Europeans with cardiomyopathy have more ICDs and gene testing than expected

9th September 2015

European cardiomyopathy patients have more internal defibrillators and more genetic testing than expected, according to a small study of people seen at large treatment centres across the continent.

The study looked at more than 1,000 people with the disease taken from the European Society of Cardiology (ESC’s) cardiomyopathy registry which covers patients seen at 27 medical centres in 12 countries.

The study’s principal investigator Professor Perry Elliott, from the inherited heart disease team at the Barts Heart Centre and vice-president of Cardiomyopathy UK, said the study was the most representative snapshot of real world practice in the disease in Europe and had shown a higher than expected use of defibrillators and gene testing. He was speaking at the ESC's Congress in London.

Centres taking part in the registry were required to have dedicated cardiomyopathy clinics staffed by experienced medical and nursing teams and access to genetic testing with skills in interpreting the results. Each centre was asked to contribute up to 40 consecutive patients aged over 18 years during a 12 month period.

Cardiomyopathy registry

In 2012 and 2013, researchers looked at 1,115 people on the registry with hypertrophic (HCM), dilated (DCM), arrhythmogenic right ventricular (ARVC) and restrictive (RCM) cardiomyopathy.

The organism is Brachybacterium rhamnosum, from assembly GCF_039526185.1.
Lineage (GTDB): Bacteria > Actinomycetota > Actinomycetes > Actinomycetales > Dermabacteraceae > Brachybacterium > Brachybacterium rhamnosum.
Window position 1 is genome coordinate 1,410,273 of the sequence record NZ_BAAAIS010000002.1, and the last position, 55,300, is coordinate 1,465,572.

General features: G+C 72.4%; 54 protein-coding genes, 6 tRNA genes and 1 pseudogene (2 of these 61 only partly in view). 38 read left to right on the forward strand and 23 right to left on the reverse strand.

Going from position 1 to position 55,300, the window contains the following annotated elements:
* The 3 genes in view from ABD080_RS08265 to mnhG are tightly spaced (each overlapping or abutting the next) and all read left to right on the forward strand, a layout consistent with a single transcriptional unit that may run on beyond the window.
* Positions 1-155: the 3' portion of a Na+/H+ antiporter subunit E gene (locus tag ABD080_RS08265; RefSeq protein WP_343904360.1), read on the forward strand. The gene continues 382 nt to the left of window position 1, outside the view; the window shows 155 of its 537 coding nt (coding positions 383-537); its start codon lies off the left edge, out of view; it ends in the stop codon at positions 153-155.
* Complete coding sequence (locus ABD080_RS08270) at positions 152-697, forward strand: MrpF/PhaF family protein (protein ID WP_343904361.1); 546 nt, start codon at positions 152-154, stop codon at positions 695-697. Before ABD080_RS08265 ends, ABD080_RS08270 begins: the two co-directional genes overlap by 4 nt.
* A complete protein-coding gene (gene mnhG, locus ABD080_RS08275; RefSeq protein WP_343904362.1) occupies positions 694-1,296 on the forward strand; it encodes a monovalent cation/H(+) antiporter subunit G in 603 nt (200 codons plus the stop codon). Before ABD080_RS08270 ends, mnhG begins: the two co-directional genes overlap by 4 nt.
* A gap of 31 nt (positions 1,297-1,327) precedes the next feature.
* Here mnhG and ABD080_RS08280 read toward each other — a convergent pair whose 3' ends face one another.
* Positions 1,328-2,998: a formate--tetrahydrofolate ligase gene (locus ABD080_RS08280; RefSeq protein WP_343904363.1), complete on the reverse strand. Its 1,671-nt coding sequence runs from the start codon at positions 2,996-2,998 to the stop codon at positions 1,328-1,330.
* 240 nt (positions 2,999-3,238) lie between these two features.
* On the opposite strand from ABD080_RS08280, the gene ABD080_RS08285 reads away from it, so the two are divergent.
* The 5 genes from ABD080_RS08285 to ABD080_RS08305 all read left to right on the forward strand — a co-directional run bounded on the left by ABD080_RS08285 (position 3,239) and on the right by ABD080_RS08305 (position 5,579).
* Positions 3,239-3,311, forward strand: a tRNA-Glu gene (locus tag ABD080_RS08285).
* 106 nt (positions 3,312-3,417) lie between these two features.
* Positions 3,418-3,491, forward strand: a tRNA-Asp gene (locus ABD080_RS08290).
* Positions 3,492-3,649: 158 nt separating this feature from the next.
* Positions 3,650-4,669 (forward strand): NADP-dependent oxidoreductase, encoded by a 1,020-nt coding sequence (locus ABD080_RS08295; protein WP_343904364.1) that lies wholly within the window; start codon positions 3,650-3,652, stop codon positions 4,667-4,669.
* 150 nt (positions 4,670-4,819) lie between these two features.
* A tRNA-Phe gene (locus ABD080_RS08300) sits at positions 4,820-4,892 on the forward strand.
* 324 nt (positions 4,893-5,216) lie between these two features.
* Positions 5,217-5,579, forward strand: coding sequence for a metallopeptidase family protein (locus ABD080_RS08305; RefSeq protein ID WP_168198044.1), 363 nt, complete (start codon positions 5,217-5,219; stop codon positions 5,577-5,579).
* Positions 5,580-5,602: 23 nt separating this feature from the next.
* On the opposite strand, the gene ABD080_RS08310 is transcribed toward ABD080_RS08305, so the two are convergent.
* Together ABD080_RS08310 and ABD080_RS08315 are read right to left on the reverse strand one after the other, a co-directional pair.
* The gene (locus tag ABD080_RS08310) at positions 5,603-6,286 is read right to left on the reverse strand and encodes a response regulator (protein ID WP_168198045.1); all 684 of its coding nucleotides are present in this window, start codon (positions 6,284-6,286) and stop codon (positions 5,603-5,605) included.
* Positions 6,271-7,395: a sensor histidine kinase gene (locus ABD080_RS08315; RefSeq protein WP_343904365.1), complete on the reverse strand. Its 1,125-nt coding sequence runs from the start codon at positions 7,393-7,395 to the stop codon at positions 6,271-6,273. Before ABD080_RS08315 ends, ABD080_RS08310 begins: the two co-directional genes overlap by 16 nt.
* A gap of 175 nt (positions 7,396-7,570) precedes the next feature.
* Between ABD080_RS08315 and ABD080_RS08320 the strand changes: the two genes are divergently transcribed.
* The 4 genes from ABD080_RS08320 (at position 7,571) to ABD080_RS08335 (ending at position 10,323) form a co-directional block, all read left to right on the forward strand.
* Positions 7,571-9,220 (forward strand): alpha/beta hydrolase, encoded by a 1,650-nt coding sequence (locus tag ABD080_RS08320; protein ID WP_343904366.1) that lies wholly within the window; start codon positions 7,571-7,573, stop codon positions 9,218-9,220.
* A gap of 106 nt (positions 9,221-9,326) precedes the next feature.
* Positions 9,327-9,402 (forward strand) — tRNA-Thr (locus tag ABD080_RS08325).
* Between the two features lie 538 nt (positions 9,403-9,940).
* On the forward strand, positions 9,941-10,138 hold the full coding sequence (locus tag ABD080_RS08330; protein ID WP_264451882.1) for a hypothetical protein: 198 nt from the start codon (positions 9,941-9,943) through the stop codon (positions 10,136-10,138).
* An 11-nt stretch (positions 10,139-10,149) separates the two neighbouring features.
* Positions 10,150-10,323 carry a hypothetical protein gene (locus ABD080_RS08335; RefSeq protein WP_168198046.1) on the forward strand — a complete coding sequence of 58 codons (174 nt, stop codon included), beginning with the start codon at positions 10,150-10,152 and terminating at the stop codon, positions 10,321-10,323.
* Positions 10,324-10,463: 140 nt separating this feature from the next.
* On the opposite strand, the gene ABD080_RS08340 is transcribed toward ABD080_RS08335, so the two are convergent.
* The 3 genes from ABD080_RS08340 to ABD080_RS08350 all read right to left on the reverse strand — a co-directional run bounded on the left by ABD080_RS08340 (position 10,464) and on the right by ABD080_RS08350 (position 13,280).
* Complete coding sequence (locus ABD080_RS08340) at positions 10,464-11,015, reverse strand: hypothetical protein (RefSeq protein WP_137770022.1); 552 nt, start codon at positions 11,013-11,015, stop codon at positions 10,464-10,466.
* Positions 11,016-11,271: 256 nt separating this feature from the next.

The commonest cardiomyopathy was HCM (61%) followed by DCM (31%), ARVC (5%) and RCM (3%). A total of 316 patients (28.3%) had received an implantable cardioverter defibrillator (ICD). The proportion was highest in patients with ARVC (57.6%) and lowest in those with RCM (6.9%). The majority of ICDs were for those thought to be at risk of having a dangerous heart rhythm. Some 8% of patients had a pacemaker alone and 5.2% had a biventricular (CRT) device.

"Nearly 60% of patients with ARVC had an ICD which is extremely high," said Professor Elliott. "We don't fully understand why that is yet. It may be because referral centres see the highest risk patients or therapy may be more aggressive in the real world than guidelines recommend, with a lower threshold for putting in a defibrillator than anticipated."

Also striking was the finding that 462 patients (41.4%) had genetic testing, with a disease-causing mutation reported in 236 (51.1%).

Professor Perry Elliott

Professor Elliott

"This is the first time that data has been collected on the scale of genetic testing in patients with cardiomyopathies," said Professor Elliott. "The results show that the use of genetic testing is high and efficient, with more than half of the tests yielding a positive result."

Nearly 60% of HCM and ARVC patients and 70% of DCM patients were men. Slightly more than half of RCM patients were women. Professor Elliott said: "Most of the diseases were more common in men, which has been described before, but is poorly understood. It could be that men have more severe disease or there may be systematic underdiagnosis in women."

The registry showed that one third of patients with a cardiomyopathy were diagnosed either incidentally or through family screening. "Cardiologists, GPs and other physicians need to be alert to the fact that these are quite common conditions that can appear through different routes," said Professor Elliott.

He concluded: "Patients with cardiomyopathy need intensive investigation using specialised diagnostic tests. Many of the findings reported, including the very high use of ICDs in ARVC and the high yield from genetic testing, will be examined in sub-studies and in the long-term registry which will also include non-referral centres, centres outside Europe and in young patients.”